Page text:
Is social enterprise a threat to community development?


This was a question thrown at us when Alan Kay (a partner on the CommonHealth project) and I presented at the Community Development Journal conference in Edinburgh a couple of weeks ago.

The conference was an exciting mix of the old guard- seminal community development practitioners and academics, and those newer to the field (including myself). There was also really good attendance from people from overseas organisations and universities to offer international experiences and perspectives.

The Community Development Journal (CDJ) arranged the conference to celebrate its 50th anniversary and the first plenary session sought to reflect on this history. I was interested to hear that it was borne out of the development workers returning from the newly independent colonies who wanted a space to reflect on their practice and how it might be relevant to the UK context.

Other plenary sessions made reference to the Community Development Projects of the 1960s which were state owned and state controlled. Despite this, many of the community development practitioners involved were able to subvert the projects and rather than align the outcomes to the government principles at the time delivered a structural analysis of the lives of those living in deprived community. Eventually the project was pulled and yet, as pointed out by one of the conference attendees, this analysis is as relevant now as it was in the 1960s.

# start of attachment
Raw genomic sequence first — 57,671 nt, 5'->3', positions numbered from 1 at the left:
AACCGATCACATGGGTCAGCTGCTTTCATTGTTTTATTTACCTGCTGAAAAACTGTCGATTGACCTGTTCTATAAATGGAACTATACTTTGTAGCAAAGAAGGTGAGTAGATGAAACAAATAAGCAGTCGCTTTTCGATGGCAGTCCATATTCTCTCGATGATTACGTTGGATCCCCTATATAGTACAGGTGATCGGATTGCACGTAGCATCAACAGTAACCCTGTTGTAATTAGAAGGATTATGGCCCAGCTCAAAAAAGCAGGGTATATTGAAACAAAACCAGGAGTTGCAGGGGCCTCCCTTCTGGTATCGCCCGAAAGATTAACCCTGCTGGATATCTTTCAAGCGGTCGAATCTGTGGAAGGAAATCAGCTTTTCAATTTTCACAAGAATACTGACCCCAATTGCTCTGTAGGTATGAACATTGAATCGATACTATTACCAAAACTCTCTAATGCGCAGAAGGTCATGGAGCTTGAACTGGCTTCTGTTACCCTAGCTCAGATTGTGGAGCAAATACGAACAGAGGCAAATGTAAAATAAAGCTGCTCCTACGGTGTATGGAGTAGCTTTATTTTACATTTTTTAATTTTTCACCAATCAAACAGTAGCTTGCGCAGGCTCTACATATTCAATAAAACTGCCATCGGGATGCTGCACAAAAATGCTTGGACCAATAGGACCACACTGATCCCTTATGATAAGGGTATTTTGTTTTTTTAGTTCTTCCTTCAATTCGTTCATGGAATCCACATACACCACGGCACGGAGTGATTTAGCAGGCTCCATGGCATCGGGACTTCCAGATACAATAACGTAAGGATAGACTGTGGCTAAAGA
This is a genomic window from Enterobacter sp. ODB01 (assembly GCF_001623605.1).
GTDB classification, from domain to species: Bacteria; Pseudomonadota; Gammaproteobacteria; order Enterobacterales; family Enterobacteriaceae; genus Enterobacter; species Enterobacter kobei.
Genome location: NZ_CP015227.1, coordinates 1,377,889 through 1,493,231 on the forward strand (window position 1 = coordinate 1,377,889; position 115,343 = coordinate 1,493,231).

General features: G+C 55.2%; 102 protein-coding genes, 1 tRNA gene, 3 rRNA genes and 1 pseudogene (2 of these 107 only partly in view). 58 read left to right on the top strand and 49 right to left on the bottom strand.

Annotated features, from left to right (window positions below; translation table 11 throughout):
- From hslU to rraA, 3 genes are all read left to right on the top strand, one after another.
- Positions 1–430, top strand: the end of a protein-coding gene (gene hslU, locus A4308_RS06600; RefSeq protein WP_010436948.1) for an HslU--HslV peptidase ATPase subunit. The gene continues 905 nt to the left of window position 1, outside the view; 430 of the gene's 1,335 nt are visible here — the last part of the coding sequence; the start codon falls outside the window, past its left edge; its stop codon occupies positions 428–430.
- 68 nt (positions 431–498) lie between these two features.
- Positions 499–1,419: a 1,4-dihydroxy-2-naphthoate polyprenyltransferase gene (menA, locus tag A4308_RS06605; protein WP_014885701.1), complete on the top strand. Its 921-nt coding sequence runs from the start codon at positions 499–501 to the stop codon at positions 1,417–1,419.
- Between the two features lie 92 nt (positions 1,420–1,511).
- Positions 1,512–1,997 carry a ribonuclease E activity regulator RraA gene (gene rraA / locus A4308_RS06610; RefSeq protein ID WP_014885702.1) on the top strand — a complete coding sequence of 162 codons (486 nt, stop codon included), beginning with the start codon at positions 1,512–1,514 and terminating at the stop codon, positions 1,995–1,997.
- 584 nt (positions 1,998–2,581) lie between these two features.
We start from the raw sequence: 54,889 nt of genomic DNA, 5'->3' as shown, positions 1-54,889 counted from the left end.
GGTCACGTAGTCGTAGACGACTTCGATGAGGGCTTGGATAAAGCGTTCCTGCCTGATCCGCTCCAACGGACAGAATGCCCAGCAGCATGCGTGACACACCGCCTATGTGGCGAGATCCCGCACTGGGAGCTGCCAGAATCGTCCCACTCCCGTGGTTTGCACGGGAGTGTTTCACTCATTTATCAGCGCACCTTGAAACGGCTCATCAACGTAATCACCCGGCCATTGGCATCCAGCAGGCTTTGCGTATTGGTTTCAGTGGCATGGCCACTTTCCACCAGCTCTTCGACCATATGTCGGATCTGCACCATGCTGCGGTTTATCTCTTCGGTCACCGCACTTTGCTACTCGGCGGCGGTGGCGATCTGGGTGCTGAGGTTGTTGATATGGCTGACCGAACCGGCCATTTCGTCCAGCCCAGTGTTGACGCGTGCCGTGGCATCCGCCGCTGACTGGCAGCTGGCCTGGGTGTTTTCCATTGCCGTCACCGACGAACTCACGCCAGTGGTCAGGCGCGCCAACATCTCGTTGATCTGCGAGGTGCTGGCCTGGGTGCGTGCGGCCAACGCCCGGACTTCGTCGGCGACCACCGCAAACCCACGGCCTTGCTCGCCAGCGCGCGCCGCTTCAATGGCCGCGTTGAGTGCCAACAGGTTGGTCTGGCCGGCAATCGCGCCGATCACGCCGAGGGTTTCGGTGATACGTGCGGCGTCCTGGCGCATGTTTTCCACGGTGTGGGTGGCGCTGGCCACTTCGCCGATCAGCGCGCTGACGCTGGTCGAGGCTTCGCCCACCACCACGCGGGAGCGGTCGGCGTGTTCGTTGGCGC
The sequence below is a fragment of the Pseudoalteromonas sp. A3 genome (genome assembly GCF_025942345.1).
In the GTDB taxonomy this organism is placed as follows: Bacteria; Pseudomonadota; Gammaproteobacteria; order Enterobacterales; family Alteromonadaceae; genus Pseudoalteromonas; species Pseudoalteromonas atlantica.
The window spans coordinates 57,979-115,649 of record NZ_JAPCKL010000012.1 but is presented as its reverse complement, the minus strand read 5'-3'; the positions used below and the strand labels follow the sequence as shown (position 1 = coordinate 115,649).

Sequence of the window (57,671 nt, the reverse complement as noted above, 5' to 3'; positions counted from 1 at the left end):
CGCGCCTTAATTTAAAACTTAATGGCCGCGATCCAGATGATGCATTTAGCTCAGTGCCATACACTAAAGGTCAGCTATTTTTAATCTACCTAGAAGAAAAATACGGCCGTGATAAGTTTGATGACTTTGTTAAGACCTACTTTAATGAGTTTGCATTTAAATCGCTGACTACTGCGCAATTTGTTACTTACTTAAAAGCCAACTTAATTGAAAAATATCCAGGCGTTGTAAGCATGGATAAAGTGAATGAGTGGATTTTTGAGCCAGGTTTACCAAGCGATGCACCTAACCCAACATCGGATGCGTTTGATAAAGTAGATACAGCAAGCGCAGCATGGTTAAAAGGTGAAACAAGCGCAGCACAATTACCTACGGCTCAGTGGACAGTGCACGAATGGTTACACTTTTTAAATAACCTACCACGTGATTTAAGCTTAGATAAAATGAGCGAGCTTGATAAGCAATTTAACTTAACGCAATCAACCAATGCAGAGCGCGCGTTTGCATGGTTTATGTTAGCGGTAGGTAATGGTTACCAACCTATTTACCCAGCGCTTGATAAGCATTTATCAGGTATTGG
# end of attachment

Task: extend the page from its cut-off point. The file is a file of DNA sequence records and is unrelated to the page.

Reflecting on more recent times some speakers talked about the aims of the journal in its current form. CDJ  ‘adopts a broad definition of community development to include policy, planning and action as they impact on the life of communities. It seeks to publish critically focused articles which challenge received wisdom, report and discuss innovative practices, and relate issues of community development to questions of social justice, diversity and environmental sustainability.’

I have gone slightly off topic, but this potted history is merely to illustrate the established and varied nature of the audience Alan and I had to contend with. We were aware that there would be some scepticism regarding the value of social enterprise and how comfortably (or not) it would work alongside community development practices.

Despite our concerns, and the inevitable scepticism, it was a well-received session with a number of interesting debates and discussion (none of which were fully resolved!) and gave us lots to reflect upon as the CommonHealth project proceeds.